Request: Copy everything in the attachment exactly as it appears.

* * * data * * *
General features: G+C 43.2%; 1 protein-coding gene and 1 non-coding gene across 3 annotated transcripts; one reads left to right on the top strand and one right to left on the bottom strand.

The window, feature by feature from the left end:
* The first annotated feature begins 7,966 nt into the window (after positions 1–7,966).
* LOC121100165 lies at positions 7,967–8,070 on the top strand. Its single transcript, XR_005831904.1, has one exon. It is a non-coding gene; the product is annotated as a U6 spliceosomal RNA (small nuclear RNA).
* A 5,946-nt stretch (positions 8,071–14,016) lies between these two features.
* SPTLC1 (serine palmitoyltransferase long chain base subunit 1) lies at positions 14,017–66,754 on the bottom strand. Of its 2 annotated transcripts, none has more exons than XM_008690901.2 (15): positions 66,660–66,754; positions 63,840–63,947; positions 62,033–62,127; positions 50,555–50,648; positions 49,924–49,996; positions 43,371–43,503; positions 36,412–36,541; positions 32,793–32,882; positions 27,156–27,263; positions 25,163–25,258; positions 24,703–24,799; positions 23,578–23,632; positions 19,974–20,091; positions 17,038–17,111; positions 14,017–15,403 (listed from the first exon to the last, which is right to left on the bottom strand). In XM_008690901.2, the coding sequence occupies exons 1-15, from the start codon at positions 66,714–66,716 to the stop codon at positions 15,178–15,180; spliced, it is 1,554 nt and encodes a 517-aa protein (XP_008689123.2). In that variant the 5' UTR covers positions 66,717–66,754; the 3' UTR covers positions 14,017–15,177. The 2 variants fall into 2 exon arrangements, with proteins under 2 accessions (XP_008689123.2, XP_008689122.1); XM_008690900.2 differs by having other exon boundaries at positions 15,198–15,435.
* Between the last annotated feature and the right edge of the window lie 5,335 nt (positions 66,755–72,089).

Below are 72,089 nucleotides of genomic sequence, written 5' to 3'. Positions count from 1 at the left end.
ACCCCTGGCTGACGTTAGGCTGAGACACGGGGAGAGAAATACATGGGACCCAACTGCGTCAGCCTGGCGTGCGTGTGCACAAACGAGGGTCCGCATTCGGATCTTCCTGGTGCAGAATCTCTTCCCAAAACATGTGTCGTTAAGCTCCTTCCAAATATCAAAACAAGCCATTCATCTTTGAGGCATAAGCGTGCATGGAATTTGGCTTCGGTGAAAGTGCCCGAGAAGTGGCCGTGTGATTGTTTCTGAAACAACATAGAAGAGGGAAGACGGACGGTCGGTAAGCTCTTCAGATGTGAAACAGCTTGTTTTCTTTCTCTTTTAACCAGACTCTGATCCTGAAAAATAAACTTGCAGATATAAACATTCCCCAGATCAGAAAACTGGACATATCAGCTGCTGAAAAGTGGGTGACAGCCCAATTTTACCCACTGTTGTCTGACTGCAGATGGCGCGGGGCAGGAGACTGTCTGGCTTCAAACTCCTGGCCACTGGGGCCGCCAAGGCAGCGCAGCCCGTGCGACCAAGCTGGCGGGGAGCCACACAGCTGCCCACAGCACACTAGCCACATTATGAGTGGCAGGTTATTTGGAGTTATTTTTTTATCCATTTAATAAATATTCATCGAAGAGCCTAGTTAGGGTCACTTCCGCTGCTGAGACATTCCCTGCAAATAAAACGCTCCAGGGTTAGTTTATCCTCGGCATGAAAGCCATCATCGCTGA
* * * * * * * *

General features: G+C 43.2%; 1 protein-coding gene and 1 non-coding gene across 3 annotated transcripts; one reads left to right on the top strand and one right to left on the bottom strand.

The window, feature by feature from the left end:
* The first annotated feature begins 7,966 nt into the window (after positions 1–7,966).
* LOC121100165 lies at positions 7,967–8,070 on the top strand. Its single transcript, XR_005831904.1, has one exon. It is a non-coding gene; the product is annotated as a U6 spliceosomal RNA (small nuclear RNA).
* A 5,946-nt stretch (positions 8,071–14,016) lies between these two features.
* SPTLC1 (serine palmitoyltransferase long chain base subunit 1) lies at positions 14,017–66,754 on the bottom strand. Of its 2 annotated transcripts, none has more exons than XM_008690901.2 (15): positions 66,660–66,754; positions 63,840–63,947; positions 62,033–62,127; positions 50,555–50,648; positions 49,924–49,996; positions 43,371–43,503; positions 36,412–36,541; positions 32,793–32,882; positions 27,156–27,263; positions 25,163–25,258; positions 24,703–24,799; positions 23,578–23,632; positions 19,974–20,091; positions 17,038–17,111; positions 14,017–15,403 (listed from the first exon to the last, which is right to left on the bottom strand). In XM_008690901.2, the coding sequence occupies exons 1-15, from the start codon at positions 66,714–66,716 to the stop codon at positions 15,178–15,180; spliced, it is 1,554 nt and encodes a 517-aa protein (XP_008689123.2). In that variant the 5' UTR covers positions 66,717–66,754; the 3' UTR covers positions 14,017–15,177. The 2 variants fall into 2 exon arrangements, with proteins under 2 accessions (XP_008689123.2, XP_008689122.1); XM_008690900.2 differs by having other exon boundaries at positions 15,198–15,435.
* Between the last annotated feature and the right edge of the window lie 5,335 nt (positions 66,755–72,089).

Below are 72,089 nucleotides of genomic sequence, written 5' to 3'. Positions count from 1 at the left end.
ACCCCTGGCTGACGTTAGGCTGAGACACGGGGAGAGAAATACATGGGACCCAACTGCGTCAGCCTGGCGTGCGTGTGCACAAACGAGGGTCCGCATTCGGATCTTCCTGGTGCAGAATCTCTTCCCAAAACATGTGTCGTTAAGCTCCTTCCAAATATCAAAACAAGCCATTCATCTTTGAGGCATAAGCGTGCATGGAATTTGGCTTCGGTGAAAGTGCCCGAGAAGTGGCCGTGTGATTGTTTCTGAAACAACATAGAAGAGGGAAGACGGACGGTCGGTAAGCTCTTCAGATGTGAAACAGCTTGTTTTCTTTCTCTTTTAACCAGACTCTGATCCTGAAAAATAAACTTGCAGATATAAACATTCCCCAGATCAGAAAACTGGACATATCAGCTGCTGAAAAGTGGGTGACAGCCCAATTTTACCCACTGTTGTCTGACTGCAGATGGCGCGGGGCAGGAGACTGTCTGGCTTCAAACTCCTGGCCACTGGGGCCGCCAAGGCAGCGCAGCCCGTGCGACCAAGCTGGCGGGGAGCCACACAGCTGCCCACAGCACACTAGCCACATTATGAGTGGCAGGTTATTTGGAGTTATTTTTTTATCCATTTAATAAATATTCATCGAAGAGCCTAGTTAGGGTCACTTCCGCTGCTGAGACATTCCCTGCAAATAAAACGCTCCAGGGTTAGTTTATCCTCGGCATGAAAGCCATCATCGCTGA